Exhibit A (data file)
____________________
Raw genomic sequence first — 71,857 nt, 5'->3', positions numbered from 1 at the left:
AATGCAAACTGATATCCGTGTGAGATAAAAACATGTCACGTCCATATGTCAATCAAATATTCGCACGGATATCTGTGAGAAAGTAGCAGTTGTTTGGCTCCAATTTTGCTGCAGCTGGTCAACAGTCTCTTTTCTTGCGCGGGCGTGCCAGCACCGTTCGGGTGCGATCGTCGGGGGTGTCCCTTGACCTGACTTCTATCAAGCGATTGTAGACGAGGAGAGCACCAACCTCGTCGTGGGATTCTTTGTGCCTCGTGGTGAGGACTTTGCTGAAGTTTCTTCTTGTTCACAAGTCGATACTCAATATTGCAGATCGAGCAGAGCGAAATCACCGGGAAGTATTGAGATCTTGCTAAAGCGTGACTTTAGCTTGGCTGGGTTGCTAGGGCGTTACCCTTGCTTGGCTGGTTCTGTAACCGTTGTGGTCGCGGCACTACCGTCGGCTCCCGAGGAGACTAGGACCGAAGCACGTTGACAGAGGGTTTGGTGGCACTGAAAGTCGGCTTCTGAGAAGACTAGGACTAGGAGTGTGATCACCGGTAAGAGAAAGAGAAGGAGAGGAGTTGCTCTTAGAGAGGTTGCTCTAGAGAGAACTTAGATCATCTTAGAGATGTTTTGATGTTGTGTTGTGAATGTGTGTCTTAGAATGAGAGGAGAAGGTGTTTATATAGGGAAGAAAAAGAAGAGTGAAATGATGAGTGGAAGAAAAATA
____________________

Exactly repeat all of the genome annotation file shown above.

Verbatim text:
Raw genomic sequence first — 71,857 nt, 5'->3', positions numbered from 1 at the left:
AATGCAAACTGATATCCGTGTGAGATAAAAACATGTCACGTCCATATGTCAATCAAATATTCGCACGGATATCTGTGAGAAAGTAGCAGTTGTTTGGCTCCAATTTTGCTGCAGCTGGTCAACAGTCTCTTTTCTTGCGCGGGCGTGCCAGCACCGTTCGGGTGCGATCGTCGGGGGTGTCCCTTGACCTGACTTCTATCAAGCGATTGTAGACGAGGAGAGCACCAACCTCGTCGTGGGATTCTTTGTGCCTCGTGGTGAGGACTTTGCTGAAGTTTCTTCTTGTTCACAAGTCGATACTCAATATTGCAGATCGAGCAGAGCGAAATCACCGGGAAGTATTGAGATCTTGCTAAAGCGTGACTTTAGCTTGGCTGGGTTGCTAGGGCGTTACCCTTGCTTGGCTGGTTCTGTAACCGTTGTGGTCGCGGCACTACCGTCGGCTCCCGAGGAGACTAGGACCGAAGCACGTTGACAGAGGGTTTGGTGGCACTGAAAGTCGGCTTCTGAGAAGACTAGGACTAGGAGTGTGATCACCGGTAAGAGAAAGAGAAGGAGAGGAGTTGCTCTTAGAGAGGTTGCTCTAGAGAGAACTTAGATCATCTTAGAGATGTTTTGATGTTGTGTTGTGAATGTGTGTCTTAGAATGAGAGGAGAAGGTGTTTATATAGGGAAGAAAAAGAAGAGTGAAATGATGAGTGGAAGAAAAATA